There is one more piece to the puzzle that I will suggest to possibly improve your enjoyment and understanding of these foreign films. Something that makes American films so pleasing to us is that they closely speak to our experiences and status as a nation. We inherently understand the world around films that are coming out today, as well as the struggles we are going through as a society in general. In the distant future, it is very likely that people will interpret our films quite differently, and in some cases, possibly miss aspects that seemed so obvious to us. The same can be said for the nuances of, and history behind, international horror films, which we may not necessarily be as knowledgeable about because we do not belong to the cultures that made them.
In the film Nosferatu (1922), for example, it is easy to fall in love with the film already just from the beauty of the German expressionism. Yet, if all you do is watch the movie, you are missing out on some aspects of the movie that would have the ability to improve the overall experience. Thus, the next step after deciding to watch a foreign horror movie, and then watching it, would be to learn more about it.
Yes, learning about the history and making of a film itself can be seen as a complicated and possibly unnecessary mission. Some might even argue that a film should only be examined in terms of what is on the screen. I might even agree with that previous sentence, but only in the case that I am familiar with the history, culture, and message of the film before me.
Take into account Get Out (2017), for example, not only am I familiar with the culture and time period this movie was made in, because I lived it, but I also know about and understand the racial issues that underlie the films overall message. Prior to watching Nosferatu (1922), on the other hand, I knew little of its placement in the horror genre and the culture behind it. I had no idea how it was groundbreaking for the horror genre, how they were essentially trying to make a Dracula film without the rights to it, and just the general idea of what was happening in Germany during the time after World War I.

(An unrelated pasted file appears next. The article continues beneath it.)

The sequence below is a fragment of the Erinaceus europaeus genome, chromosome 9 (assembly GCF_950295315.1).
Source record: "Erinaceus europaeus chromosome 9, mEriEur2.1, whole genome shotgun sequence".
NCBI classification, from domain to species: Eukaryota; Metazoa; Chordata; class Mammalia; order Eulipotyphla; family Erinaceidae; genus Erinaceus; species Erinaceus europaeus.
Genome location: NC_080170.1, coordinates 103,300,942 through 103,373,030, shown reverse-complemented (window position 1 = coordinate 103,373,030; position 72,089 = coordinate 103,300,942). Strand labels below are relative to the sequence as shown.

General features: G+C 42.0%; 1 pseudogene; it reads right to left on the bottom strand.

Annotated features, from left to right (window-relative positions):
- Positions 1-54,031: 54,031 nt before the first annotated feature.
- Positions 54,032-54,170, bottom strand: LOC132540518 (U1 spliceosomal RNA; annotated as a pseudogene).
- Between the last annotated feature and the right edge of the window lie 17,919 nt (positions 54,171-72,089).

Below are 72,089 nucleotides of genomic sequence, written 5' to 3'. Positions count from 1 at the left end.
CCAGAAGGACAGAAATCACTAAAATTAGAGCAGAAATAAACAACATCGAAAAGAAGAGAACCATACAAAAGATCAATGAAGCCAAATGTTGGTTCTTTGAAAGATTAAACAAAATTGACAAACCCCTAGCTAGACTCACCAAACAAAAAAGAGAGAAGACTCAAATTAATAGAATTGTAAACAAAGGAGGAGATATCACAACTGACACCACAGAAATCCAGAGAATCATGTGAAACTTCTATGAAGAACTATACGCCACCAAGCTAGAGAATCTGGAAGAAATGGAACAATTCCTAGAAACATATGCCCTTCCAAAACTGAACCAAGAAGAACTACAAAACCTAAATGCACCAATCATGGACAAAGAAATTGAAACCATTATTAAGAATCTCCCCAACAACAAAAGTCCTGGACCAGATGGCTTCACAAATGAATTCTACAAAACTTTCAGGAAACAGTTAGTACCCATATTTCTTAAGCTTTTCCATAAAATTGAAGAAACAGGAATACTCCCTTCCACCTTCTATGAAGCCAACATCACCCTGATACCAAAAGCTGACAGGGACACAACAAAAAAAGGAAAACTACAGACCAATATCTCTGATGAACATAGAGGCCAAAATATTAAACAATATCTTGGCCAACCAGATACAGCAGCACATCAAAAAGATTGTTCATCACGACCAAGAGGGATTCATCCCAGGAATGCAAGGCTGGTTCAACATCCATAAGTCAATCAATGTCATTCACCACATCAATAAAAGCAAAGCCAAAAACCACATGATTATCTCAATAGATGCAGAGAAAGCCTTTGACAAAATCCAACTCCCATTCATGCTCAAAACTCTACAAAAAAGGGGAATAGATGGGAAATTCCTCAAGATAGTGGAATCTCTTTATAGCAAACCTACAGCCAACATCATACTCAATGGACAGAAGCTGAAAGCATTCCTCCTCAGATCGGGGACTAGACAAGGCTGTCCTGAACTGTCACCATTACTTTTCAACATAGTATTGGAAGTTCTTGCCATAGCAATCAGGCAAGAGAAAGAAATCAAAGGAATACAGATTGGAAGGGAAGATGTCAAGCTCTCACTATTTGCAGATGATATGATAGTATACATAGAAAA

Although my suggestion to learn more about an international film and its cultural background may seem daunting, even a little bit can go a long way. I significantly enjoyed Raw (2016) after viewing it, for example, but then I proceeded to watch an interview with the director, and it just blew me away with how much I had missed or simply did not know. In some ways, it changed my perspective about certain things in the film, and, in the end, surely made me appreciate the film more. Not only did the film seem far more relatable, it also helped me understand some of the small cultural nuances a little more, such as the general atmosphere at the school, which would seem insane to find in the United States. Thus, through this small additional experience, I was able to better place myself in the shoes of a French individual who might have inherently understood the cultural background of the film, and I enjoyed the film more deeply for it.
All in all, whatever you decide to look into or however much you research a film before and after viewing it, my hope is that I have at least convinced you to consider watching an international horror movie. I imagine that non-horror fans have seen little to no international horror films, so for them, there is still so much out there. Yet, for horror fans who, I imagine, have seen many of the popular ones, please get out of your comfort zone and try something different. We all have different tastes, and I have no idea what yours are, but I do know that there is something out there that you have not tried and you will love—don’t be too scared to do it!
Be sure to check out Kevin’s Horror Film Guide for a comprehensive guide to the films and directors that have shaped the horror genre over the past century.